These are not happy days for the Grand Old Party, as we see HERE:
Republican National Committee Chairman Reince Priebus [above] gave a blistering assessment of the GOP’s problems on Monday, based on the results of a months-long review, and he called on the party to reinvent itself and officially endorse immigration reform.
Referring to the November election, Priebus said at a breakfast meeting: “There’s no one reason we lost. Our message was weak; our ground game was insufficient; we weren’t inclusive; we were behind in both data and digital; and our primary and debate process needed improvement.
“So, there’s no one solution,” he said. “There’s a long list of them.”
Among the report’s 219 prescriptions: a $10 million marketing campaign, aimed in particular at women, minorities and gays; a shorter primary season and earlier national convention; and creation of an open data platform and analytics institute to provide research for Republican candidates.
“When Republicans lost in November it was a wake-up call,” Priebus said Monday. “We know that we have problems. We’ve identified them, and we’re implementing the solutions to fix them.”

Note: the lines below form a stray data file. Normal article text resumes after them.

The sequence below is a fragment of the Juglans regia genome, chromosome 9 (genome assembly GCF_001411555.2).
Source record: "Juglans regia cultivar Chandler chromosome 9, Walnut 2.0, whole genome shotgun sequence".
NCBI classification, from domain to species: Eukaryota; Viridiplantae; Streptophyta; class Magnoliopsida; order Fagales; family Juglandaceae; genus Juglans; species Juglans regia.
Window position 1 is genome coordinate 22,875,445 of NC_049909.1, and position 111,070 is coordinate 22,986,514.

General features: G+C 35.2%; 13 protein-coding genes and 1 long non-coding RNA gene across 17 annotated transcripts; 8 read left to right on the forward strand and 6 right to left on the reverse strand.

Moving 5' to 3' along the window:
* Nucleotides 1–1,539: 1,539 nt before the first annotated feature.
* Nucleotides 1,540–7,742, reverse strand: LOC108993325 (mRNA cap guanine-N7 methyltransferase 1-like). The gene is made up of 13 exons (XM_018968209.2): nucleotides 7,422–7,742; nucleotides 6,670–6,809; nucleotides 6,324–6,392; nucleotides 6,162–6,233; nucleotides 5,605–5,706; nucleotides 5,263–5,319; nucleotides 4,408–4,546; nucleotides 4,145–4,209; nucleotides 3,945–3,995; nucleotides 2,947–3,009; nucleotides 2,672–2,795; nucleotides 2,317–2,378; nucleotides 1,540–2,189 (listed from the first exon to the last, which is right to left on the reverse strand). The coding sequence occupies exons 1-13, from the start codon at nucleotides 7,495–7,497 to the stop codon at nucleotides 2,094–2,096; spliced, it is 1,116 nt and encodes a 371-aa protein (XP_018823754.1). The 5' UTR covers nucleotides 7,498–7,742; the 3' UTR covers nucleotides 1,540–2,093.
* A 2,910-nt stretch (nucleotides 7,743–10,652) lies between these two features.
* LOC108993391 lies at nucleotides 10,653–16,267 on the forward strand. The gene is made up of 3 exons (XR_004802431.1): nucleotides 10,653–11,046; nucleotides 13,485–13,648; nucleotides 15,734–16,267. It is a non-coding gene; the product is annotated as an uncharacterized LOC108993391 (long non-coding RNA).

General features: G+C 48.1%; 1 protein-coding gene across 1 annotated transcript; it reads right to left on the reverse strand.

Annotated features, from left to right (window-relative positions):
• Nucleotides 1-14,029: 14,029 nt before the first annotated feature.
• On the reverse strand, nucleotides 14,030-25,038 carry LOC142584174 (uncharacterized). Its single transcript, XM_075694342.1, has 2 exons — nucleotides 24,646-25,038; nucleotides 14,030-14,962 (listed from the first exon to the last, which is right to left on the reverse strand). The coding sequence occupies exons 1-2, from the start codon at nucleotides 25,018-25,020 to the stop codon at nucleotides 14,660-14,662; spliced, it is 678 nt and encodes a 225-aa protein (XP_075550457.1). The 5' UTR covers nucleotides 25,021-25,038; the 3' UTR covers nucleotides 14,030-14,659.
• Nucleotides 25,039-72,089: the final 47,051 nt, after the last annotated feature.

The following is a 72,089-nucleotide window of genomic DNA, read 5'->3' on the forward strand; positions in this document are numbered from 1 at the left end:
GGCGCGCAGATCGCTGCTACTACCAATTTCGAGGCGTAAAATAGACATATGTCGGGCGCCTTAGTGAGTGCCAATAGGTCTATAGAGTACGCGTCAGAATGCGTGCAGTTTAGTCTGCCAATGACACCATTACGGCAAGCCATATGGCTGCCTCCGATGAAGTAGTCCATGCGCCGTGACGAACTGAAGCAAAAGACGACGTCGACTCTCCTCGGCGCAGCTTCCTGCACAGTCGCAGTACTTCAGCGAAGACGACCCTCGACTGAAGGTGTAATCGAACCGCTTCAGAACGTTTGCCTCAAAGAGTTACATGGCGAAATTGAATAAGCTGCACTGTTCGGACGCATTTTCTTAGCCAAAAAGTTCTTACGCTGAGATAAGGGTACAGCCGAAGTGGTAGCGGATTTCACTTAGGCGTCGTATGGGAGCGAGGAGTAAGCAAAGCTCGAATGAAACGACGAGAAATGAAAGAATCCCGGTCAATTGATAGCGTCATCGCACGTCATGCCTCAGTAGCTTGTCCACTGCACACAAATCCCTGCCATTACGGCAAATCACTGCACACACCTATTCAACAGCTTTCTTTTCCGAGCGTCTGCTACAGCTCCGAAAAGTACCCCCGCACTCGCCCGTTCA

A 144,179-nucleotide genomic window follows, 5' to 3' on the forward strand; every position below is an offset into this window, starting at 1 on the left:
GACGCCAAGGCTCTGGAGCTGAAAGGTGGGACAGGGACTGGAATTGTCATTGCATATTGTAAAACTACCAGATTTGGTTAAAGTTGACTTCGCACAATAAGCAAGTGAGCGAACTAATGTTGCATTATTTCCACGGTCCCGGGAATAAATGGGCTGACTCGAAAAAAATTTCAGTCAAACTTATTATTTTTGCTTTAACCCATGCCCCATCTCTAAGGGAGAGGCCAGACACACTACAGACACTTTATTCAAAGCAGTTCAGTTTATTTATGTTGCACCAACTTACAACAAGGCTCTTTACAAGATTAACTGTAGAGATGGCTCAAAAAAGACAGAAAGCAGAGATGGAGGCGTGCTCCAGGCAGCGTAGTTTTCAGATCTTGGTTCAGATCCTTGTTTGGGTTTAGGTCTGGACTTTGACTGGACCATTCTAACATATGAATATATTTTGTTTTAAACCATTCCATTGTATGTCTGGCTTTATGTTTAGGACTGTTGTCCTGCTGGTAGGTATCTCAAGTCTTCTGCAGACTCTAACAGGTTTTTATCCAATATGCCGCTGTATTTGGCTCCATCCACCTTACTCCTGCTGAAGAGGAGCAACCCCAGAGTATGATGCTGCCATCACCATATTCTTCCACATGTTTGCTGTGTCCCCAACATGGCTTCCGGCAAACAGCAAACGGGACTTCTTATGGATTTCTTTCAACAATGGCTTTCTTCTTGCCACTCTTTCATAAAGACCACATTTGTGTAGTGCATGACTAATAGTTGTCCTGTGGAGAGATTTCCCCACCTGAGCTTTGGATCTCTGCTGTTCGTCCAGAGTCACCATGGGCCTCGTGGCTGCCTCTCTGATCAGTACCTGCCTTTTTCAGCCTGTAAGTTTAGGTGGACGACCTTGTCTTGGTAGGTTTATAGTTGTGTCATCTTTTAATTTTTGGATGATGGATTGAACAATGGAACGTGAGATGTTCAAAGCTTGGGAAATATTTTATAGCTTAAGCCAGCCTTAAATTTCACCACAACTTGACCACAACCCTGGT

While the document, the result of a three-month listening tour, is intended to focus on strategy, the group made one major foray into policy. If Republicans want to reach Hispanic voters, the authors say, the party “must embrace and champion comprehensive immigration reform.”
The $10 million outreach effort to includes hiring national political directors for Hispanic, Asian-Pacific and African American voters and elevating minorities within the party. “We’ve done a real lousy job sometimes of bragging about the success that we’ve had” with minorities, in particular Hispanic candidates, Priebus said. To target African Americans, he plans to launch a pilot project in 2013 mayoral races aimed at identifying and turning out potential supporters in urban areas.
“The way we communicate our principles isn’t resonating widely enough,” he said. “Focus groups described our party as ‘narrow-minded,’ ‘out of touch,’ and ‘stuffy old men.’ The perception that we’re the party of the rich continues to grow.”